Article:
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Lambdabot is an excellent tool to learn to use point-free style (among other things) in Haskell and similar programming langauges. This tool when asked to point-free the given expression often makes heavy use of sections of (.). I personally have hard time reading expressions using those thingies. I thought it’s only a lambdabot thing, which perhaps nobody uses in their own code. Soon I was proven wrong. I saw them being used in several places. Since I wasn’t able to develop an intuition for them and they were apparently used by those who were clearly not bots, I tried to get help from brilliant folks on #haskell IRC channel.
Here is the whole conversation: (Note: It’s from October 3rd.)
I wasn’t satisfied with the answers, and haven’t been able to develop a math-y mind as they suggested. Yesterday I stumbled upon it again, and so tweeted about it. Thankfully @runarorama saw that tweet and provided the following excellent answer:
(f .) is a function that modifies the return type of another function by f.
(. f) is a function that modifies the argument type of another function by f.
That’s a pretty good way to think of and understand expressions that make use of sections of (.). It seems pretty obvious and simple when you’re told it, but it’s really not that obvious, trust me. :-) (You are free to treat that last sentence as me trying to justify my inability to come up with that explanation on my own. :-P)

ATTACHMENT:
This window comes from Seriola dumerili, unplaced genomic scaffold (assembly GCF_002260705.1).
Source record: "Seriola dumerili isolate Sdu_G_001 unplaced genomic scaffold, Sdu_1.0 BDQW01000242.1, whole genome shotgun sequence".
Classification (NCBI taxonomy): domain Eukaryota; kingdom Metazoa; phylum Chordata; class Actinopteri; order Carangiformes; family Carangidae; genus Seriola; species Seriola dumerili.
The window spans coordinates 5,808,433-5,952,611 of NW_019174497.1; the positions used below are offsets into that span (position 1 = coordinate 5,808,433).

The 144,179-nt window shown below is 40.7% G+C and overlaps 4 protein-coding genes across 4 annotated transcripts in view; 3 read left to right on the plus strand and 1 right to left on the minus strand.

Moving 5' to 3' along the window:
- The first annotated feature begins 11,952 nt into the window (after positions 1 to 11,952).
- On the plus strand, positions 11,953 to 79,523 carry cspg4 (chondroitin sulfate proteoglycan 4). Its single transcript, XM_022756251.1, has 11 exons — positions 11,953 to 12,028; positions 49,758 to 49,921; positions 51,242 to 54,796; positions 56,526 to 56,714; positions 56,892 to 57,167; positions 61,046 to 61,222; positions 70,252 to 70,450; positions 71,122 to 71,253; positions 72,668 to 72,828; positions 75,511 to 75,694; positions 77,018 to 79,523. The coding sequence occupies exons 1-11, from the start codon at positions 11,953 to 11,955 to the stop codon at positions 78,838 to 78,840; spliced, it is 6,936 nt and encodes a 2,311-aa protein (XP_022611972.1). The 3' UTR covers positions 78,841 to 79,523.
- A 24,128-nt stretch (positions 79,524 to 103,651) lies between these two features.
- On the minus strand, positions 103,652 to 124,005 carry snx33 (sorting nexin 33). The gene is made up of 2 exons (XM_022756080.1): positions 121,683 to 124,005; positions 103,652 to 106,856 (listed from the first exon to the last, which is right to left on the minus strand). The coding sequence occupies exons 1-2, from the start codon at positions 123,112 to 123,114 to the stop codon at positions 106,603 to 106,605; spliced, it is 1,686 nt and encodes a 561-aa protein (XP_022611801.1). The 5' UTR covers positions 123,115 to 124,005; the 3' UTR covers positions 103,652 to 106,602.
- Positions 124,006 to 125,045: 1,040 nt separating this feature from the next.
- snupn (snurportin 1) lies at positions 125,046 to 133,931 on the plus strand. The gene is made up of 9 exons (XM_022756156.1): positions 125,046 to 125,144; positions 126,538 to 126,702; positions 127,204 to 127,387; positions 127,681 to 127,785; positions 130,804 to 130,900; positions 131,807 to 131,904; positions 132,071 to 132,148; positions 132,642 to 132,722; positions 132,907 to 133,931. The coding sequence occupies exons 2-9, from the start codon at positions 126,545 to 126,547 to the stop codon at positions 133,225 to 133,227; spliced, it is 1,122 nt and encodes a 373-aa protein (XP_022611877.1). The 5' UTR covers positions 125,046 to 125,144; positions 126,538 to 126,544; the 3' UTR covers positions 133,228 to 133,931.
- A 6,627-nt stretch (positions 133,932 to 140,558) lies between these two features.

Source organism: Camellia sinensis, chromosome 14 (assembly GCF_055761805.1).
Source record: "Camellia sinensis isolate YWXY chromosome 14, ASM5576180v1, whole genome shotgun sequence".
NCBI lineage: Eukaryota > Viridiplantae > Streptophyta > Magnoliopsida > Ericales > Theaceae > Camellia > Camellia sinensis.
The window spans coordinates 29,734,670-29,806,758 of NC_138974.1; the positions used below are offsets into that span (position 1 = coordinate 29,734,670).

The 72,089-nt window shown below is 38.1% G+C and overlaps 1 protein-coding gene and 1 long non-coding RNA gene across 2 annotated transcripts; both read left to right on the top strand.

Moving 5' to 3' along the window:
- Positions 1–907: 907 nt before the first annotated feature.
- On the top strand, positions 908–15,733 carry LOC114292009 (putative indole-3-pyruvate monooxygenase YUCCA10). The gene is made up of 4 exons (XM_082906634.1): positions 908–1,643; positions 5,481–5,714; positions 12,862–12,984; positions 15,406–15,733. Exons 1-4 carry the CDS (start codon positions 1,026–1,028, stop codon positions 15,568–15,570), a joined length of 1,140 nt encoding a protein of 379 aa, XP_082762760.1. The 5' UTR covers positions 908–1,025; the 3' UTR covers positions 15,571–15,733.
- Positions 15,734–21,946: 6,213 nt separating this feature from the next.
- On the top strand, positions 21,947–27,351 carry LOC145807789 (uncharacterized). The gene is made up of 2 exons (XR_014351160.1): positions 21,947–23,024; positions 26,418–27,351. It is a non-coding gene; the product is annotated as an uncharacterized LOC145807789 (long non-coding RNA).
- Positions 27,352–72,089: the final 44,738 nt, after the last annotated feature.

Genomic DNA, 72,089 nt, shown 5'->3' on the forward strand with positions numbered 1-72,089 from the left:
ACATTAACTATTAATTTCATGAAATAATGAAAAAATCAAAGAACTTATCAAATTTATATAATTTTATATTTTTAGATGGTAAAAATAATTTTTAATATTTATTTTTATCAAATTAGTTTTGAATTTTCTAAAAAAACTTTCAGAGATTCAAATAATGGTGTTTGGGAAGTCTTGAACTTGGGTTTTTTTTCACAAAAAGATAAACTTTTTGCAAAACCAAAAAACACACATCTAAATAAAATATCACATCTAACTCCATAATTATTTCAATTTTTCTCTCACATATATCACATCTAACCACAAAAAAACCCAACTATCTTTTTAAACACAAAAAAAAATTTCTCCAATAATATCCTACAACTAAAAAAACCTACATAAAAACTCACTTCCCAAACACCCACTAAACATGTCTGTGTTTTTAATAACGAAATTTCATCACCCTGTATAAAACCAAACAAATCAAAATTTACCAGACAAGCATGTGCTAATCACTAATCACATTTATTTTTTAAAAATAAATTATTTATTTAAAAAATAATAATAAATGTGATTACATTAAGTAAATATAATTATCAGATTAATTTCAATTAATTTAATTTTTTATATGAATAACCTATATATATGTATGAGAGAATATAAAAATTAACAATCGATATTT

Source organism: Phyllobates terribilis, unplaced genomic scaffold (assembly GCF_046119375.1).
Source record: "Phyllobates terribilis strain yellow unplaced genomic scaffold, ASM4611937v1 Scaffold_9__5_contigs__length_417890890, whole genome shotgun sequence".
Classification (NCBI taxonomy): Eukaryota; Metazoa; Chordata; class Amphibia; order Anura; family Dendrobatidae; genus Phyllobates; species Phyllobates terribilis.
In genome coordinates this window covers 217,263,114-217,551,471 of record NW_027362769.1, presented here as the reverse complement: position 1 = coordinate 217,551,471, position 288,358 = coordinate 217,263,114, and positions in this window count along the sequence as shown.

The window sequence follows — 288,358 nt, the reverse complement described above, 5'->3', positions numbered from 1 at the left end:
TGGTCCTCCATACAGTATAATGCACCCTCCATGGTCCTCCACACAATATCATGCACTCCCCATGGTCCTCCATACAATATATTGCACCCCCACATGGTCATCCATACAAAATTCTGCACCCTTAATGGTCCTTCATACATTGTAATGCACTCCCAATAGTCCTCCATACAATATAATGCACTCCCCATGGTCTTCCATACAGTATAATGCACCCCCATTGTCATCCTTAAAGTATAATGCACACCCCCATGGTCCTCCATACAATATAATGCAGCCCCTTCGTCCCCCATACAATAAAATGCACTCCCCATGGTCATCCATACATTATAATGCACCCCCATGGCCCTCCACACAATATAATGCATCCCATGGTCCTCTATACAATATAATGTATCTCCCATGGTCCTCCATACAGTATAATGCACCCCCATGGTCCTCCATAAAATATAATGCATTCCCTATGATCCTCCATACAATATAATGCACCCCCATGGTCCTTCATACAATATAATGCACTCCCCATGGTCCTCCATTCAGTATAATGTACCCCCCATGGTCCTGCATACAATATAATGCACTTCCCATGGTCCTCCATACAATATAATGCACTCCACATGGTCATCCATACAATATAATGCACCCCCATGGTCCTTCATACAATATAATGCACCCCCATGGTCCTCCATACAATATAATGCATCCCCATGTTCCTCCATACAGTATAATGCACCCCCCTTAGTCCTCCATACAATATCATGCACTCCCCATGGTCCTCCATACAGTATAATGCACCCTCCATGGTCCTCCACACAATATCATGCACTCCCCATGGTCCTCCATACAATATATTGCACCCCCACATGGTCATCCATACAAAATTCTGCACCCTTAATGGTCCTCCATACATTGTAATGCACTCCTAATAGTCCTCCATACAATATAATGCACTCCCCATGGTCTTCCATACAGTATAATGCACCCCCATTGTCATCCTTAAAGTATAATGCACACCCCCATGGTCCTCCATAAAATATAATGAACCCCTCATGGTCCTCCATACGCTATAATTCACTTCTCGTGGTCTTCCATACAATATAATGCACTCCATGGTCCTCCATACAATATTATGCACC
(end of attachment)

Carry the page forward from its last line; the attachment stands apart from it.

To be honest, even after receiving that explanation, I don’t feel very comfortable with sections of (.). I tried to come up with simpler combinators before (in October, again), ones that capture common (.) patterns in more meaningful ways, but couldn’t quite manage it. For now, I have just decided not to use sections of (.) in my own code; and to expand them mentally when I encounter them in someone else’s code.
Incidentally I came across Generic.Pointless.Combinators Haskell library this morning. It looks quite interesting, and I look forward to playing with it this weekend.
I will close this short post with a hat tip to concatenative languages which make such composition a no-brainer. For example, both \x e -> a (b x e) and \x e -> a x (b e) become simply b a in Factor.